Myth: Removing the entire meniscus is always preferable to leaving any piece behind.
Fact: The lack of any meniscus tissue to cushion the knee joint may eventually lead to degenerative arthritis in the knee, which may necessitate an artificial knee joint down the road. So whenever possible – and especially in younger patients – preserving and if possible repairing the meniscus is preferable to removing it completely. In fact, studies have demonstrated that the more meniscal tissue removed from the knee, the more likely you will be to develop knee osteoarthritis.

Myth: Meniscus repair surgery involves large incisions.
Fact: In the past, larger incisions were needed during meniscus surgery. Advances in surgical equipment now enable tiny incisions or small poke holes to be used. Surgeons insert tools and a camera through these slits to either repair the meniscus or trim away damaged areas, a procedure lasting about an hour.

Myth: Failure rates for meniscus repair surgery are high.
Fact: 2013 research in the American Journal of Sports Medicine notes that many prior studies suggested between 20% and 40% of meniscus tears repaired surgically later re-tear with higher re-tear rates in medial (or the inside of your knee) versus lateral (or the outside of your knee) meniscal repair. But the 2013 research indicated those numbers were inflated, with less than 10% of meniscus patients experiencing a re-tear. Patient selection and the pre- and postoperative rehab program is essential.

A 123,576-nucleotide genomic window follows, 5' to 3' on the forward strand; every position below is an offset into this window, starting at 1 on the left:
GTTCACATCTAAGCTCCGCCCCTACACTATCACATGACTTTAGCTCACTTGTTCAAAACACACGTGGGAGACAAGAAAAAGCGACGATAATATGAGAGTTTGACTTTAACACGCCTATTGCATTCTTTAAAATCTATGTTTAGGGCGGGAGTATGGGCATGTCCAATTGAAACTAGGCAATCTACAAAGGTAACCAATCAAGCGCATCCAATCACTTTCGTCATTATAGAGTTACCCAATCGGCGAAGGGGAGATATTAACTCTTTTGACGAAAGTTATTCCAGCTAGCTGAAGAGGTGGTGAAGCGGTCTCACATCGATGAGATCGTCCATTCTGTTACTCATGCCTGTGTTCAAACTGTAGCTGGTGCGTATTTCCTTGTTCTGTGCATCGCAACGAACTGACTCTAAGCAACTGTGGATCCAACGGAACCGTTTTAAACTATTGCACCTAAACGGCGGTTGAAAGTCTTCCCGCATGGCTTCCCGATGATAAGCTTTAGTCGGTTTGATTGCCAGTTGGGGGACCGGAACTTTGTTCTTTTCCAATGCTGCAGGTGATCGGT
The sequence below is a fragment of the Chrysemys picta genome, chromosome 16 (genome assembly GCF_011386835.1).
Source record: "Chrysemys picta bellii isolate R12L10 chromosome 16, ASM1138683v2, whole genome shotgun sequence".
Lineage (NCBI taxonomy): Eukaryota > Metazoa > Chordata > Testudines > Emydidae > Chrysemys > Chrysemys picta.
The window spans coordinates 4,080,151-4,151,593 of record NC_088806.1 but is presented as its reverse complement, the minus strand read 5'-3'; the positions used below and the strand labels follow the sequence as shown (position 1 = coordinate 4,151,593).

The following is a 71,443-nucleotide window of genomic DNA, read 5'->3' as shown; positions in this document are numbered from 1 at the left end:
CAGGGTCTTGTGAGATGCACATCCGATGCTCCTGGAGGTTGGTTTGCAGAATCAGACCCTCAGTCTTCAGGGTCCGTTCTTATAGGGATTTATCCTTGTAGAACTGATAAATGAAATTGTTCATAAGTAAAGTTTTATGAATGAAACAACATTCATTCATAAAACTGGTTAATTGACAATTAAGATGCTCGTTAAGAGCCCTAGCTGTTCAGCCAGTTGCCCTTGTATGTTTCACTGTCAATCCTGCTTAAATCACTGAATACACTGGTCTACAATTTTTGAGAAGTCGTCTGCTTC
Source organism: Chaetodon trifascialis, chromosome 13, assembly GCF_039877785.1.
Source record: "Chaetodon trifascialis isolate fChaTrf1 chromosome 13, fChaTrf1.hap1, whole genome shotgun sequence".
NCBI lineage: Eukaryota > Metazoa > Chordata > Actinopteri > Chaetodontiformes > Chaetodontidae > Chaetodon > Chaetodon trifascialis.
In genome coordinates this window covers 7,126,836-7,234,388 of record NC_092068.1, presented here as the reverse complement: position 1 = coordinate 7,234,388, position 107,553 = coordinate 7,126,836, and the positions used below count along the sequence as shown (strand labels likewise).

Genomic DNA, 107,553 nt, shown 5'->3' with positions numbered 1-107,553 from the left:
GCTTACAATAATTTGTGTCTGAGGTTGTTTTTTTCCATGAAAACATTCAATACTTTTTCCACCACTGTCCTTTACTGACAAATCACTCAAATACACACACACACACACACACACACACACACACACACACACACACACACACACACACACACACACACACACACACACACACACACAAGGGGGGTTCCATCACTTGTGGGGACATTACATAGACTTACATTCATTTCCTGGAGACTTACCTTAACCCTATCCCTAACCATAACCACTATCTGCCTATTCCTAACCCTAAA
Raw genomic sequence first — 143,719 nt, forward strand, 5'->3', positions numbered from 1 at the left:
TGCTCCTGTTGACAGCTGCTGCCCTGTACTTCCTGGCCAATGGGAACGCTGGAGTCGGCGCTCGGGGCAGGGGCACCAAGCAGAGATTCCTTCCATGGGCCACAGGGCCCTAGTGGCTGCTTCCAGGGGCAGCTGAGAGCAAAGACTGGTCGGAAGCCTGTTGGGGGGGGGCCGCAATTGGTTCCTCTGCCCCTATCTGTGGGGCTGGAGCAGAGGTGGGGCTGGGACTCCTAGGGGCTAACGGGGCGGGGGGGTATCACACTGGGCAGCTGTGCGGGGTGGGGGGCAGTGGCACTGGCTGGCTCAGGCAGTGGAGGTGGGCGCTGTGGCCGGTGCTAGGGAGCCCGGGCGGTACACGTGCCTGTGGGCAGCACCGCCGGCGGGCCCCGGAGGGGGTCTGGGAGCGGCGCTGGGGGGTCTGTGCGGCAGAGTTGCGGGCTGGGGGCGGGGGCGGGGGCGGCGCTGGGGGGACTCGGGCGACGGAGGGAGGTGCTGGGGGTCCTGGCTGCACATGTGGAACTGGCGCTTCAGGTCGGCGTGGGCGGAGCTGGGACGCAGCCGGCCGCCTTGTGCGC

Myth: Meniscus surgery will require patients to keep the knee immobilized for an extended period.
Fact: After the same-day procedure, patients can bear weight on the knee within a day or two but must wear a brace to keep the leg straight for 4 weeks. Physical therapy exercises are begun within days and the patient must bend the knee to 90º to avoid any long-term stiffness. While meniscus repair surgery generally takes longer to recover from because some of the meniscus has been preferred, this is still a more optimal result. Most patients that undergo meniscus repair will fully recover within about 6 weeks after wearing a knee brace and/or using crutches during that period. Patients with a small portion of their meniscus removed can expect to recover in 5 weeks.

Fact: All patients who require meniscus surgery must insist upon a plain, standing x-ray even if they have an MRI to avoid worsening symptoms.

Kevin D. Plancher, MD, is a board-certified orthopaedic surgeon and the founder of Plancher Orthopaedics & Sports Medicine.

Plancher Orthopaedics & Sports Medicine is a group of fellowship-trained surgeons with expertise in knee, hip, and shoulder arthroplasty, sports medicine, hand and microvascular surgery, foot and ankle and cartilage specialty procedures. Offices are located in NYC and Greenwich, CT with office hours 6 days a week. http://www.plancherortho.com